# Design a closed cylindrical container that holds 100 cm^3 and has the minimal possible surface...

## Question:

Design a closed cylindrical container that holds {eq}\rm 100 \ cm^3 {/eq} and has the minimal possible surface area. What should its dimensions be?

## Applications of derivatives to maxima and minima problems:

Derivatives find applications in almost all mathematical formulations of real-world problems. Be it economics, engineering, and other streams.

In maxima and minima problems, derivatives are used to optimize, that is, find the maximum and minimum value of one or more variable dependent on other independent variables.

Let us consider a cylinder of radius r and height h.

It's Volume V, and total surface area A are given in terms of its radius and height as follows;

{eq}\begin{align*} V &= \pi r^2 h \\ A &= 2 \pi r h + 2 \pi r^2. \end{align*} {/eq}

The volume V is given to us.

{eq}\begin{align*} V = 100 \ cm^3 \\ \end{align*} {/eq}

Area A can be written in terms of only one variable using the given value of V.

{eq}\begin{align*} A &= 2 \pi r h + 2 \pi r^2 \\ A &= 2 \pi r \frac { V } { \pi r^2 } + 2 \pi r^2 \\ A &= \frac { 2V } { r } + 2 \pi r^2 \dots(1) \end{align*} {/eq}

Here V is a constant since its value is given to us.

Differentiating both sides of the equation 1 with respect to r ;

{eq}\begin{align*} \frac { d } { dr } A &= \frac { d } { dr } \left ( \frac { 2V } { r } + 2 \pi r^2 \right ) \\ &= \frac { -2V } { r^2 } + 4 \pi r \\ \end{align*} {/eq}

The condition of maxima and minima of area A is found out by equating {eq}\frac { dA } { dr } {/eq} to zero.

{eq}\begin{align*} \frac { dA } { dr } &= 0 \\ \frac { -2V } { r^2 } + 4 \pi r &= 0 \\ r^3 &= \frac { 2V } { 4 \pi } \\ r &= \left ( \frac { 2V } { 4 \pi } \right )^ {\left (\frac { 1 } { 3 } \right ) } \\ \end{align*} {/eq}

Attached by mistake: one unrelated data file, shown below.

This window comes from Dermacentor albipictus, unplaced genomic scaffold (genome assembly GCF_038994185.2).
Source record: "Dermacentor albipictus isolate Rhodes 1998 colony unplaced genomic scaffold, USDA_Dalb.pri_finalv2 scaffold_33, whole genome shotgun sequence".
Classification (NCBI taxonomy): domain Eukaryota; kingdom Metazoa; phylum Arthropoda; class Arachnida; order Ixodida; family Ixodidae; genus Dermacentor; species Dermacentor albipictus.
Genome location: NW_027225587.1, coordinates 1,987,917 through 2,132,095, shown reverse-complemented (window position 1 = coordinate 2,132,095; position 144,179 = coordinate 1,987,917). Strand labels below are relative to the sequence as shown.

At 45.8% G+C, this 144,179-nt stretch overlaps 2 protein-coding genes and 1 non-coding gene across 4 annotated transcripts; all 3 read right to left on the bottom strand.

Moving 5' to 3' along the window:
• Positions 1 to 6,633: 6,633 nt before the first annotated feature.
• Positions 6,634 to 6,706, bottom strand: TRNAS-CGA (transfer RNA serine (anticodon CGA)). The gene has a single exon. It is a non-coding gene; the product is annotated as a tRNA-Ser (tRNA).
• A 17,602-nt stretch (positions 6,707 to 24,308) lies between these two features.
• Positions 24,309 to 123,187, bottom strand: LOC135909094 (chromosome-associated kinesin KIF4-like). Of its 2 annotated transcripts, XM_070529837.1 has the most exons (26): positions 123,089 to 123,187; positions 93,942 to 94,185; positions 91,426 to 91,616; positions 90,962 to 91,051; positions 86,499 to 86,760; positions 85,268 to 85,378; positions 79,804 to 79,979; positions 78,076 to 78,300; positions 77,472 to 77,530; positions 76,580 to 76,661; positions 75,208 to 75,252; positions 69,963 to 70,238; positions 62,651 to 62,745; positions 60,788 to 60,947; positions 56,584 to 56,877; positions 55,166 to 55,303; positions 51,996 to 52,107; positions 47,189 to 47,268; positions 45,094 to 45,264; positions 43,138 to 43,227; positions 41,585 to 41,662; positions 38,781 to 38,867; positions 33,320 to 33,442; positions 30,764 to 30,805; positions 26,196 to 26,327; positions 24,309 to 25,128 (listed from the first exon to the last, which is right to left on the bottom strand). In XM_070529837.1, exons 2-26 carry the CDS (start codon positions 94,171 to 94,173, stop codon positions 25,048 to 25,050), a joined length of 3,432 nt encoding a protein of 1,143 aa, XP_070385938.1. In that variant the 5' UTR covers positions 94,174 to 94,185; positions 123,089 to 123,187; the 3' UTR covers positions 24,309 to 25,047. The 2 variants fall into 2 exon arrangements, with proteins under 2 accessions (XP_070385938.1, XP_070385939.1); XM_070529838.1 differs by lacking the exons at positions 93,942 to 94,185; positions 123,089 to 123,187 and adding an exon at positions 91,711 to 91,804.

The sign of {eq}\begin{align*} \frac { d^2 A } { dr^2 } \end{align*} {/eq} at the above found out value of {eq}r {/eq} tells us whether at this r , the area will be maximum or minimum.

If {eq}\left [ \frac { d^2 A } { dr^2 } \right ]_{\left ( \frac { 2V } { 4 \pi } \right )^ {\left (\frac { 1 } { 3 } \right ) }} < 0 {/eq}, then {eq}r {/eq} is a point of maxima,

If {eq}\left [ \frac { d^2 A } { dr^2 } \right ]_{\left ( \frac { 2V } { 4 \pi } \right )^ {\left (\frac { 1 } { 3 } \right ) }} > 0 {/eq}, then {eq}r {/eq} is a point of minima.

Let us find {eq}\begin{align*} \frac { d^2 A } { dr^2 } \end{align*} {/eq} at {eq}\begin{align*} r = \left ( \frac { 2V } { 4 \pi } \right )^ {\left (\frac { 1 } { 3 } \right ) } \end{align*} {/eq} is calculated as follows;

{eq}\begin{align*} \frac { d^2 A } { dr^2 } &= \frac { d } { dr } \left ( \frac { -2V } { r^2 } + 4 \pi r \right ) \\ &= \frac { 4V } { r^3 } + 4 \pi \\ &= \frac { 4V } { \frac { 2V } { 4\pi } } + 4 \pi \\ &= 12 \pi > 0. \end{align*} {/eq}

Hence, {eq}\begin{align*} r = \left ( \frac { 2V } { 4 \pi } \right )^ {\left (\frac { 1 } { 3 } \right ) } \end{align*} {/eq} is a point of minimum value of the area A.

Substituting {eq}V = 100 \ cm^3 {/eq} in the above expression as follows;

{eq}\begin{align*} r &= \left ( \frac { 2 \times 100 } { 4 \pi } \right )^ {\left (\frac { 1 } { 3 } \right ) } \\ &= 2.515 \ cm. \end{align*} {/eq}

Calculating the height using the formula {eq}h = \frac { V } { \pi r^2 } {/eq} ;

{eq}\begin{align*} h &= \frac { V } { \pi r^2 } \\ &= \frac { 100 } { \pi \times 2.515^2 } \\ &= 5.03 \ cm. \end{align*} {/eq}

Thus, the radius and height of the cylinder are {eq}2.515 \ cm {/eq} and {eq}5.03 \ cm {/eq} respectively.